Dennis Wilson- Pacific Ocean Blue (Reissue) (Album Review)
It’s not hard to see why Dennis Wilson’s only album has such mythical status. Alongside the Beach Boys drummer’s colourful back story – the hedonistic hard living, his dubious association with Charlie Manson, his Californian surfer good looks and his all too predictable early demise in his beloved Pacific Ocean – is the album’s scarcity value. Out of print for aeons, tracking down a copy of Pacific Ocean Blue has long been the Holy Grail for many a rock fan.
Thankfully, the album is finally getting the deluxe reissue treatment to tie in with its 30th anniversary. An accompanying CD includes album outtakes and tracks. So will shining a light on Pacific Ocean Blue rid it of its reverential allure? Not a jot. It can now justifiably be held up against the likes of Pet Sounds, Surf’s Up et al.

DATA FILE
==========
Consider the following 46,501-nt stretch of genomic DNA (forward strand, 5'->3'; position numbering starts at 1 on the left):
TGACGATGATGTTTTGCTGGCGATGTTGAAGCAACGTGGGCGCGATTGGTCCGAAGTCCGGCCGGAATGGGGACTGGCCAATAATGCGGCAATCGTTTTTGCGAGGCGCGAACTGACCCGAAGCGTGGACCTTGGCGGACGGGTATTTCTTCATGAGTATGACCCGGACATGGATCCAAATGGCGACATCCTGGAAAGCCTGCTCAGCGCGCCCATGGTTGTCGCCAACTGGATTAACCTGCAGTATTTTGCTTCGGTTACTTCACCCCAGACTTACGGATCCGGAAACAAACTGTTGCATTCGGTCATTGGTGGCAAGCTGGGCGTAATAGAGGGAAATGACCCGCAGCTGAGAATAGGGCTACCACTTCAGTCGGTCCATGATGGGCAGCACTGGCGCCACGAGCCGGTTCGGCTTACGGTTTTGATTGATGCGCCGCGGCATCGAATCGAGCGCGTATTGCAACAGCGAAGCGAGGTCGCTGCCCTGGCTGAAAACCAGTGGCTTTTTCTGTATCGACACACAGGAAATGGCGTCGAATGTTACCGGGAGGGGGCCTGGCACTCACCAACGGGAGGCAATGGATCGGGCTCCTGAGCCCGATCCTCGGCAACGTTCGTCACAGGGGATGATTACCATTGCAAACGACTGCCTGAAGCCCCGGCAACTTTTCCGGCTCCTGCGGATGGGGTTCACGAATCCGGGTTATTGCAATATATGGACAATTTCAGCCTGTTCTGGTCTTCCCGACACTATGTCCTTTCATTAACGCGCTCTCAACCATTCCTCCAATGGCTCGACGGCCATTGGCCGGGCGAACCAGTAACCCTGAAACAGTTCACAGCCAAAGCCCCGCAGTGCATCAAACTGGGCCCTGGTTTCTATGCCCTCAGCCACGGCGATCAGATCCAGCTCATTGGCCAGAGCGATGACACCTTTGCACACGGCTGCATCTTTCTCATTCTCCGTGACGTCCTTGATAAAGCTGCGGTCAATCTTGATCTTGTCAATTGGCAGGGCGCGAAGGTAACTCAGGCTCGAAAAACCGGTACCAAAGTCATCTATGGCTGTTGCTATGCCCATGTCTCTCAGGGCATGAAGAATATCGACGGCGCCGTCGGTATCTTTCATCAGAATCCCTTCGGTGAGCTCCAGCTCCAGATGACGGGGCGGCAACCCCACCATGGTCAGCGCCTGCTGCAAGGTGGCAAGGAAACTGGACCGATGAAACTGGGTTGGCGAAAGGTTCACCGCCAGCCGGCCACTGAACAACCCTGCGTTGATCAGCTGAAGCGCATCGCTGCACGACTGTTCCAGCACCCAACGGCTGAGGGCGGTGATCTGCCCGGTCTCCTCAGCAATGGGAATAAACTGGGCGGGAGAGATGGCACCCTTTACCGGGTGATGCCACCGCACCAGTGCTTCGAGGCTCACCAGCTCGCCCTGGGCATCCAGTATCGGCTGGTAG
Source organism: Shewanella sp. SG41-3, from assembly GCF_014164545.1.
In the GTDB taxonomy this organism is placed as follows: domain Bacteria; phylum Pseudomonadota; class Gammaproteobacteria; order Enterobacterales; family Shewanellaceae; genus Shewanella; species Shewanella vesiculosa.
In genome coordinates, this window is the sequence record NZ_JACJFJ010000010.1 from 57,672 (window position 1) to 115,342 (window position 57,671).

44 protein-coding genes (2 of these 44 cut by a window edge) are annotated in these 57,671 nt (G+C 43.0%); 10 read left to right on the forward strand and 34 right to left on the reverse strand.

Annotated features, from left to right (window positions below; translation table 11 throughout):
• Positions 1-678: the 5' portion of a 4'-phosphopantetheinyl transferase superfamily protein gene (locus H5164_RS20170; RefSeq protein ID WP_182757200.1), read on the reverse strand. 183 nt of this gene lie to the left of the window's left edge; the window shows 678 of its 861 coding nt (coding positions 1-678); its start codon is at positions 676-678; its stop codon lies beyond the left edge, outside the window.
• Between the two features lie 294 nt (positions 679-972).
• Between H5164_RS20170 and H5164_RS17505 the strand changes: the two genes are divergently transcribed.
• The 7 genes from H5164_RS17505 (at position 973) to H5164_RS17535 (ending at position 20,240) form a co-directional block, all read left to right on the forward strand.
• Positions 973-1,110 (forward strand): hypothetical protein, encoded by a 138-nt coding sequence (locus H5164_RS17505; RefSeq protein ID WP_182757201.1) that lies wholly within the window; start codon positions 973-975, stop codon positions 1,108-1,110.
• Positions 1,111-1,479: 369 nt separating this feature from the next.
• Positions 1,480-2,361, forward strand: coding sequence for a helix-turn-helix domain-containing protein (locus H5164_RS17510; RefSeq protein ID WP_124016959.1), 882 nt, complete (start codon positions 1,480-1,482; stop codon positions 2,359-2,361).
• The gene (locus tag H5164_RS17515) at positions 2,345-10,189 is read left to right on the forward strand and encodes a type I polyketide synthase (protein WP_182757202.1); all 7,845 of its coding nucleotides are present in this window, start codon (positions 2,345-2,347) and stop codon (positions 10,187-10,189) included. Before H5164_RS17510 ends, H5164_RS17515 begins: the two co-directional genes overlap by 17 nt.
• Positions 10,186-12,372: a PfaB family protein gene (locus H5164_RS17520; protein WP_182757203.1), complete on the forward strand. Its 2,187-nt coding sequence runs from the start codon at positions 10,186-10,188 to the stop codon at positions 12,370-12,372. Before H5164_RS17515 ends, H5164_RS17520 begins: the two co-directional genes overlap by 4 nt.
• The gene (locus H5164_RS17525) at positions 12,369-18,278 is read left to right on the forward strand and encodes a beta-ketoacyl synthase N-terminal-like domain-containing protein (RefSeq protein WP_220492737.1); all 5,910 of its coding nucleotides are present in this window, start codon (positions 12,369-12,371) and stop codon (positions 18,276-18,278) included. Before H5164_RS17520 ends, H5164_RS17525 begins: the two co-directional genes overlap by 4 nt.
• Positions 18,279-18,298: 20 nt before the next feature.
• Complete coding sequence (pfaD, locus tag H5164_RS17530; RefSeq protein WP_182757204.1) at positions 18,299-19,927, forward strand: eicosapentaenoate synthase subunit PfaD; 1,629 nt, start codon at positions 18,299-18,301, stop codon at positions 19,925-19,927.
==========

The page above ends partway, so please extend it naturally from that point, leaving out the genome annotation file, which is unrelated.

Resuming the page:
Stylistically, the album takes a detour from Brian Wilson’s Sixties sunshine-soaked symphonies. Adding a plaintive beauty and combining it with coke-ravaged, mid-Seventies, Spector-ish AOR and some playful studio trickery, the album is a raw, introspective and melancholic delight.
Although Wilson’s voice might be torturously cracked – notably on ‘Thoughts of You’ and ‘Time’ – there are moments of hope, not least on the blue-eyed soul of ‘River Song’. Brian once referred to his kid brother as a dumb angel. Well, Dennis might not have been an angel, but he wasn’t dumb either.